by Ethan Mack
Earlier this month, Pope Francis made his first addition to the College of Cardinals. Nineteen bishops from all around the world were chosen by the Pontiff to receive the “red hat” and join the body that has elected the Pope for centuries. In addition to their formal role at the conclave, Cardinals have historically acted as advisors to the Holy Father.
The selections reflect a statement Pope Francis made early in his pontificate, “I wish for a Church that is poor and for the poor”. Many of the soon to be Cardinals come from impoverished nations, such as Haiti and Burkina Faso. Elevating bishops from such poor dioceses to become “princes of the Church”, is a clear step toward the continuous building of a ‘Poor Church.’
Pope Francis’ selections also highlight another theme of his papacy, which is lessening the role of the Roman Curia. Pope Francis has stated several times that he desires a more decentralized Church with a Curia aimed at serving the world and not the other way around. In his recent selections, the Pope selected only four bishops from the Curia as opposed to fifteen from dioceses around the world.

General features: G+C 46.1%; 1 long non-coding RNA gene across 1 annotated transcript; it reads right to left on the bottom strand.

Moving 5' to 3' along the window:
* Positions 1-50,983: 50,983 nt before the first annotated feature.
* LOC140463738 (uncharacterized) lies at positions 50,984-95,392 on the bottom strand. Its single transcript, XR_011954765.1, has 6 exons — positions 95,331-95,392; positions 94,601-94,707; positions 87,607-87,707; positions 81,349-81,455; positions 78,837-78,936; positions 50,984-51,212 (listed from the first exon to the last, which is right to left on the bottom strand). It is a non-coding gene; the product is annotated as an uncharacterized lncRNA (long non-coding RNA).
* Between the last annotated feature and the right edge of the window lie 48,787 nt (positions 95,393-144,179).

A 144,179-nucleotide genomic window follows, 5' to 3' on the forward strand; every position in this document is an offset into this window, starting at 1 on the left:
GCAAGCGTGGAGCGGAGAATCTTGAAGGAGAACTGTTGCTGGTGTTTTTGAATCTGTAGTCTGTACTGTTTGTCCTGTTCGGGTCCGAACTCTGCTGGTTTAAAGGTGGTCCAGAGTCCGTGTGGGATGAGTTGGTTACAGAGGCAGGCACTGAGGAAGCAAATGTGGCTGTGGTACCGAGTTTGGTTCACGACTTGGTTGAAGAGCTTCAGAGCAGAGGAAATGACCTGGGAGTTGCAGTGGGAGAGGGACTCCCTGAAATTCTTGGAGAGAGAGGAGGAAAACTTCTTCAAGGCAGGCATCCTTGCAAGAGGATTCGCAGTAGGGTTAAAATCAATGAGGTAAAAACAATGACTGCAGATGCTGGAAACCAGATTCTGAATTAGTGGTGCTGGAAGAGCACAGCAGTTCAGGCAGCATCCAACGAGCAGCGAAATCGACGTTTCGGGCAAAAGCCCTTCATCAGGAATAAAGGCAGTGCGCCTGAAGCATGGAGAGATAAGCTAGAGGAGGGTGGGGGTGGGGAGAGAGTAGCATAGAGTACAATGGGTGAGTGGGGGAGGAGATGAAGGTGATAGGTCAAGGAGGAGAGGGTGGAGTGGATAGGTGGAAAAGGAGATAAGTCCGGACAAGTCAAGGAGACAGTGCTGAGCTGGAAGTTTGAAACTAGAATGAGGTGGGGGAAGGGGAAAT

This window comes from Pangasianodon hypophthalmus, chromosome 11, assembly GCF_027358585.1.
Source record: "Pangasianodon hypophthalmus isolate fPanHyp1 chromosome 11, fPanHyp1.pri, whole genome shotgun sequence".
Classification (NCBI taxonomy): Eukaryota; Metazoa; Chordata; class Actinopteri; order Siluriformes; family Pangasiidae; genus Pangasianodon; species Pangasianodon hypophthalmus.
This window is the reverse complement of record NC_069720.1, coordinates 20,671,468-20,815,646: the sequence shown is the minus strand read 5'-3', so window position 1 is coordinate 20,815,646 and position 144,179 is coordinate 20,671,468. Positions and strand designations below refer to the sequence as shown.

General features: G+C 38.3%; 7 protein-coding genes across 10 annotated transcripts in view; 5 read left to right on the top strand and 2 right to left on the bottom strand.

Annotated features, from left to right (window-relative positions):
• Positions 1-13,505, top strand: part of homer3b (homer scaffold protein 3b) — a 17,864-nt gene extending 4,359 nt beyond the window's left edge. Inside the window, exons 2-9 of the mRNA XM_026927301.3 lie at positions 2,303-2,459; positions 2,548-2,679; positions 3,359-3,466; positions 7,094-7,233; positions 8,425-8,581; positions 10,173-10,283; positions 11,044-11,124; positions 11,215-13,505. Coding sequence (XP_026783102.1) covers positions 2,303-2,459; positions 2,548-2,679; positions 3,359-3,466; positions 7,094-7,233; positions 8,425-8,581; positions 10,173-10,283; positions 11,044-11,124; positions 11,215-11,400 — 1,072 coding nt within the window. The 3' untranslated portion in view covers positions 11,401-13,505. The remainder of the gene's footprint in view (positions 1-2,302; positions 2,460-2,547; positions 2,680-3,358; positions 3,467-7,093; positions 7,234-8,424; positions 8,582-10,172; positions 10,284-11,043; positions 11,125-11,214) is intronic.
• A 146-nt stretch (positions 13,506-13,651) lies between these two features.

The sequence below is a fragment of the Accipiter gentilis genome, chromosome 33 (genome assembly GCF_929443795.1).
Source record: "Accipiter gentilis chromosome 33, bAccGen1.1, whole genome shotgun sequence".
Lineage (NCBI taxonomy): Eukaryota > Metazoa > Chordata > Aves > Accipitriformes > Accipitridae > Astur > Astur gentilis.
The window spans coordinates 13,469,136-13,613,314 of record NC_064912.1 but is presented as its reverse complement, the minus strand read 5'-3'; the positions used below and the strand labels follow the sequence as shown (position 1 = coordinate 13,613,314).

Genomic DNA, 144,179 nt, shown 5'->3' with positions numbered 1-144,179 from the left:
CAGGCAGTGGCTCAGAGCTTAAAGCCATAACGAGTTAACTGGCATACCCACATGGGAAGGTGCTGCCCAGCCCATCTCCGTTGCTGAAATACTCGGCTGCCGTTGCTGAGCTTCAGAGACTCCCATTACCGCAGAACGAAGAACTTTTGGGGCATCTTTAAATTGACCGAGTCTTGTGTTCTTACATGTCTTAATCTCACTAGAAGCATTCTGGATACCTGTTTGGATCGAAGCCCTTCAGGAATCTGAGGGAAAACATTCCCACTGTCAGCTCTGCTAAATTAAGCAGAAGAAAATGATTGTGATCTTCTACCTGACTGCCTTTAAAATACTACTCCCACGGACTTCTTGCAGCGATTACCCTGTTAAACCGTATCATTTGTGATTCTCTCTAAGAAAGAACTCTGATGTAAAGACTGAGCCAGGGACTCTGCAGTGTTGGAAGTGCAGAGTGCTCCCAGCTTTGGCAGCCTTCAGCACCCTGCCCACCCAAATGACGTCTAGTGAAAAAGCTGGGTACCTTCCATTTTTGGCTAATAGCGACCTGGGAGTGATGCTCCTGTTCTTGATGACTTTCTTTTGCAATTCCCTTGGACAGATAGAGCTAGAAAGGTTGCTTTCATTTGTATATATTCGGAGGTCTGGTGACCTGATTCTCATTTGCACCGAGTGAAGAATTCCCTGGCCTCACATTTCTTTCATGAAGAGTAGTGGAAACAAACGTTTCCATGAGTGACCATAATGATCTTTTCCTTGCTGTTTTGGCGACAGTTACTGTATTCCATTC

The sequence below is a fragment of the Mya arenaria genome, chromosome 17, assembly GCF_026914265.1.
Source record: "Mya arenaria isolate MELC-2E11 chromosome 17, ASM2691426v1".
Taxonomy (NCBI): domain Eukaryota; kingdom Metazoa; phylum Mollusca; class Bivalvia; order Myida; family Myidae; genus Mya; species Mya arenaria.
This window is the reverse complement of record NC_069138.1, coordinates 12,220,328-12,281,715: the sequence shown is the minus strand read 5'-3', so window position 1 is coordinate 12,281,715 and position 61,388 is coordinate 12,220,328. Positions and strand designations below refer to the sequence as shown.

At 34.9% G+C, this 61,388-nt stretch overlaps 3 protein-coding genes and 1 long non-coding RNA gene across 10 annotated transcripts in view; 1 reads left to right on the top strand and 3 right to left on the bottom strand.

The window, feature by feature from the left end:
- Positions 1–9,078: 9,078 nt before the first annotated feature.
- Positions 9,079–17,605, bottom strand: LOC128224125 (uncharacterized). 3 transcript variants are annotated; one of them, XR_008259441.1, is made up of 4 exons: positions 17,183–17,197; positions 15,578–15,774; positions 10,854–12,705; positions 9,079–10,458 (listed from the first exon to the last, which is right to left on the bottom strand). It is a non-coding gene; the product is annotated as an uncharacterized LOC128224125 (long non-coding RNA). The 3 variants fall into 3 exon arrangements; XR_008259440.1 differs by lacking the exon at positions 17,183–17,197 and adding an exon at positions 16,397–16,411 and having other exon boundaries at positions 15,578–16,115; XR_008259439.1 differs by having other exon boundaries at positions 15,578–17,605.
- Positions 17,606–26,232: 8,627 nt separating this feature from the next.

Three of the new Cardinals are above the age of 80, which means that they will not be permitted to participate in any future conclave. Such selections are generally done in order to recognize one’s life-long service to the Church. Soon-to-be Saint John Paul II did this for many of the theologians who were vital to the work of the Second Vatican Council, including Hans urs von Balthazar and Yves Congar. Among the three that Pope Francis recently gave this honor was Monsignor Loris Francesco Capovilla, who was Pope John XXIII’s personal secretary.
A list of the newly selected Cardinals follows below: